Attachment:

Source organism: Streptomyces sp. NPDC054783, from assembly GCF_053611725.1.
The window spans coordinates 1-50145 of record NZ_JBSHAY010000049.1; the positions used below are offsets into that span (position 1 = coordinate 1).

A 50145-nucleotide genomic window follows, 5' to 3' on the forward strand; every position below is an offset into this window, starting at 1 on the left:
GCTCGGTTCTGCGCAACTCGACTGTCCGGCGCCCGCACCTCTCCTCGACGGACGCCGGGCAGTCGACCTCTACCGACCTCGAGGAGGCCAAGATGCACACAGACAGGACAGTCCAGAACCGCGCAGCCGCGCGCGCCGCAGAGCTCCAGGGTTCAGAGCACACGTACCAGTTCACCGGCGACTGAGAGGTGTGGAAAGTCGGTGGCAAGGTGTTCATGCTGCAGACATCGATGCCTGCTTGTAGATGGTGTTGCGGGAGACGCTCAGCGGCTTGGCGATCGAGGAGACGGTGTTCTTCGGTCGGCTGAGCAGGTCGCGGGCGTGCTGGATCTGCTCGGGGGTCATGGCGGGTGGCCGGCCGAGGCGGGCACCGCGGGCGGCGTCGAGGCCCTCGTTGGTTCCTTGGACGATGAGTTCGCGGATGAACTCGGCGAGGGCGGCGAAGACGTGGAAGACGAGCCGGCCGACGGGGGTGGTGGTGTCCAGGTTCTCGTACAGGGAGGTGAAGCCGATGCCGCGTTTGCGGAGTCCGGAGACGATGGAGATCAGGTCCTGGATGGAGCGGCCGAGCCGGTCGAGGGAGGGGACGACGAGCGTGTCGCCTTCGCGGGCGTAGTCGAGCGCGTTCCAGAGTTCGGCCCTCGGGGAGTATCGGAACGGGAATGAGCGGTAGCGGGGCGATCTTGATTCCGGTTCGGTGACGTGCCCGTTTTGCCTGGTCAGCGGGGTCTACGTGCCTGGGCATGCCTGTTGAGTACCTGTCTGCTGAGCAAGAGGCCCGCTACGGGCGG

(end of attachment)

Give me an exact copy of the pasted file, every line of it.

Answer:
Source organism: Streptomyces sp. NPDC054783, from assembly GCF_053611725.1.
The window spans coordinates 1-50145 of record NZ_JBSHAY010000049.1; the positions used below are offsets into that span (position 1 = coordinate 1).

A 50145-nucleotide genomic window follows, 5' to 3' on the forward strand; every position below is an offset into this window, starting at 1 on the left:
GCTCGGTTCTGCGCAACTCGACTGTCCGGCGCCCGCACCTCTCCTCGACGGACGCCGGGCAGTCGACCTCTACCGACCTCGAGGAGGCCAAGATGCACACAGACAGGACAGTCCAGAACCGCGCAGCCGCGCGCGCCGCAGAGCTCCAGGGTTCAGAGCACACGTACCAGTTCACCGGCGACTGAGAGGTGTGGAAAGTCGGTGGCAAGGTGTTCATGCTGCAGACATCGATGCCTGCTTGTAGATGGTGTTGCGGGAGACGCTCAGCGGCTTGGCGATCGAGGAGACGGTGTTCTTCGGTCGGCTGAGCAGGTCGCGGGCGTGCTGGATCTGCTCGGGGGTCATGGCGGGTGGCCGGCCGAGGCGGGCACCGCGGGCGGCGTCGAGGCCCTCGTTGGTTCCTTGGACGATGAGTTCGCGGATGAACTCGGCGAGGGCGGCGAAGACGTGGAAGACGAGCCGGCCGACGGGGGTGGTGGTGTCCAGGTTCTCGTACAGGGAGGTGAAGCCGATGCCGCGTTTGCGGAGTCCGGAGACGATGGAGATCAGGTCCTGGATGGAGCGGCCGAGCCGGTCGAGGGAGGGGACGACGAGCGTGTCGCCTTCGCGGGCGTAGTCGAGCGCGTTCCAGAGTTCGGCCCTCGGGGAGTATCGGAACGGGAATGAGCGGTAGCGGGGCGATCTTGATTCCGGTTCGGTGACGTGCCCGTTTTGCCTGGTCAGCGGGGTCTACGTGCCTGGGCATGCCTGTTGAGTACCTGTCTGCTGAGCAAGAGGCCCGCTACGGGCGG